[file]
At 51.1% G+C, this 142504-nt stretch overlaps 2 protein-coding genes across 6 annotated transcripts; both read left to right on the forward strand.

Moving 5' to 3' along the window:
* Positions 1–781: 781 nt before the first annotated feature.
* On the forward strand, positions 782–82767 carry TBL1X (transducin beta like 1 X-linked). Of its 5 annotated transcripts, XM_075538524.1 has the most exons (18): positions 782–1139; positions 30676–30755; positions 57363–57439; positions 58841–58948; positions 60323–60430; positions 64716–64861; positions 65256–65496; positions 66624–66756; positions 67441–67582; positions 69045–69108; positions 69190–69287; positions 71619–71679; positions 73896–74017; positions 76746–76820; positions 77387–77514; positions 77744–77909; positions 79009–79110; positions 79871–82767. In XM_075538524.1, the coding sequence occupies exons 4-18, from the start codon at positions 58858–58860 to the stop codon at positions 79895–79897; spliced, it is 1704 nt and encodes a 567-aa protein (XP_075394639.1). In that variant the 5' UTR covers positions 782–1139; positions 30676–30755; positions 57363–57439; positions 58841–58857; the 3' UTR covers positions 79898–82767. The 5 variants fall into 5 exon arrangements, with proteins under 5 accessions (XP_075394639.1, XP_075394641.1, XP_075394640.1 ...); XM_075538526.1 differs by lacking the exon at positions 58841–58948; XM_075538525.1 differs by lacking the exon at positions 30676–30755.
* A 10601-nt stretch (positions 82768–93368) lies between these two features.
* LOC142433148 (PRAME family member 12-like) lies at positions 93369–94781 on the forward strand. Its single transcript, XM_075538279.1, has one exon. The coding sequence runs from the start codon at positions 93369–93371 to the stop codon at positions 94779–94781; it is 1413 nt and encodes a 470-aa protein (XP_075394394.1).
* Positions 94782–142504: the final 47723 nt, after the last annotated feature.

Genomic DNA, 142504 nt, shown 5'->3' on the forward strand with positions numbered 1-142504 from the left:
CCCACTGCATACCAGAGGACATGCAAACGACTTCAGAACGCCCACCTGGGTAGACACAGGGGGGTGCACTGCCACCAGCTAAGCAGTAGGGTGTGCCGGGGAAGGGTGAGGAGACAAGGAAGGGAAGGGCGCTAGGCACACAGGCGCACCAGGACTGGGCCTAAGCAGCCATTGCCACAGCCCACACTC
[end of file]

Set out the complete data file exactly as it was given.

At 51.1% G+C, this 142504-nt stretch overlaps 2 protein-coding genes across 6 annotated transcripts; both read left to right on the forward strand.

Moving 5' to 3' along the window:
* Positions 1–781: 781 nt before the first annotated feature.
* On the forward strand, positions 782–82767 carry TBL1X (transducin beta like 1 X-linked). Of its 5 annotated transcripts, XM_075538524.1 has the most exons (18): positions 782–1139; positions 30676–30755; positions 57363–57439; positions 58841–58948; positions 60323–60430; positions 64716–64861; positions 65256–65496; positions 66624–66756; positions 67441–67582; positions 69045–69108; positions 69190–69287; positions 71619–71679; positions 73896–74017; positions 76746–76820; positions 77387–77514; positions 77744–77909; positions 79009–79110; positions 79871–82767. In XM_075538524.1, the coding sequence occupies exons 4-18, from the start codon at positions 58858–58860 to the stop codon at positions 79895–79897; spliced, it is 1704 nt and encodes a 567-aa protein (XP_075394639.1). In that variant the 5' UTR covers positions 782–1139; positions 30676–30755; positions 57363–57439; positions 58841–58857; the 3' UTR covers positions 79898–82767. The 5 variants fall into 5 exon arrangements, with proteins under 5 accessions (XP_075394639.1, XP_075394641.1, XP_075394640.1 ...); XM_075538526.1 differs by lacking the exon at positions 58841–58948; XM_075538525.1 differs by lacking the exon at positions 30676–30755.
* A 10601-nt stretch (positions 82768–93368) lies between these two features.
* LOC142433148 (PRAME family member 12-like) lies at positions 93369–94781 on the forward strand. Its single transcript, XM_075538279.1, has one exon. The coding sequence runs from the start codon at positions 93369–93371 to the stop codon at positions 94779–94781; it is 1413 nt and encodes a 470-aa protein (XP_075394394.1).
* Positions 94782–142504: the final 47723 nt, after the last annotated feature.

Genomic DNA, 142504 nt, shown 5'->3' on the forward strand with positions numbered 1-142504 from the left:
CCCACTGCATACCAGAGGACATGCAAACGACTTCAGAACGCCCACCTGGGTAGACACAGGGGGGTGCACTGCCACCAGCTAAGCAGTAGGGTGTGCCGGGGAAGGGTGAGGAGACAAGGAAGGGAAGGGCGCTAGGCACACAGGCGCACCAGGACTGGGCCTAAGCAGCCATTGCCACAGCCCACACTC